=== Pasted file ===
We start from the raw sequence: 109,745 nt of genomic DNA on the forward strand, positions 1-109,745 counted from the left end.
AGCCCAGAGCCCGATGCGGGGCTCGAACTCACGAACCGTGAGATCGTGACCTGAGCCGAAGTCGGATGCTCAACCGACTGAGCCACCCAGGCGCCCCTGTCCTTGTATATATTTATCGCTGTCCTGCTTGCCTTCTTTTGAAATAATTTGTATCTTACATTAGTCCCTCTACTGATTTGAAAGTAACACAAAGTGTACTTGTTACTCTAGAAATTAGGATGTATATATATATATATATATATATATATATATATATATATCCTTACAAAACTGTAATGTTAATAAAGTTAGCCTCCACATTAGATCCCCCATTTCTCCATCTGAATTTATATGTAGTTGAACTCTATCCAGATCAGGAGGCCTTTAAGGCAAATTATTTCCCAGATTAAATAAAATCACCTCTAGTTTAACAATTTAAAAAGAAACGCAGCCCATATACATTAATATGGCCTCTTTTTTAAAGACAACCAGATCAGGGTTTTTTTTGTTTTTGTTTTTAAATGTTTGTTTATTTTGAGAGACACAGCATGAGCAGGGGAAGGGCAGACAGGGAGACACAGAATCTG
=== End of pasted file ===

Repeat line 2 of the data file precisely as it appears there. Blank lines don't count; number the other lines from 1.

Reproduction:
AGCCCAGAGCCCGATGCGGGGCTCGAACTCACGAACCGTGAGATCGTGACCTGAGCCGAAGTCGGATGCTCAACCGACTGAGCCACCCAGGCGCCCCTGTCCTTGTATATATTTATCGCTGTCCTGCTTGCCTTCTTTTGAAATAATTTGTATCTTACATTAGTCCCTCTACTGATTTGAAAGTAACACAAAGTGTACTTGTTACTCTAGAAATTAGGATGTATATATATATATATATATATATATATATATATATATATCCTTACAAAACTGTAATGTTAATAAAGTTAGCCTCCACATTAGATCCCCCATTTCTCCATCTGAATTTATATGTAGTTGAACTCTATCCAGATCAGGAGGCCTTTAAGGCAAATTATTTCCCAGATTAAATAAAATCACCTCTAGTTTAACAATTTAAAAAGAAACGCAGCCCATATACATTAATATGGCCTCTTTTTTAAAGACAACCAGATCAGGGTTTTTTTTGTTTTTGTTTTTAAATGTTTGTTTATTTTGAGAGACACAGCATGAGCAGGGGAAGGGCAGACAGGGAGACACAGAATCTG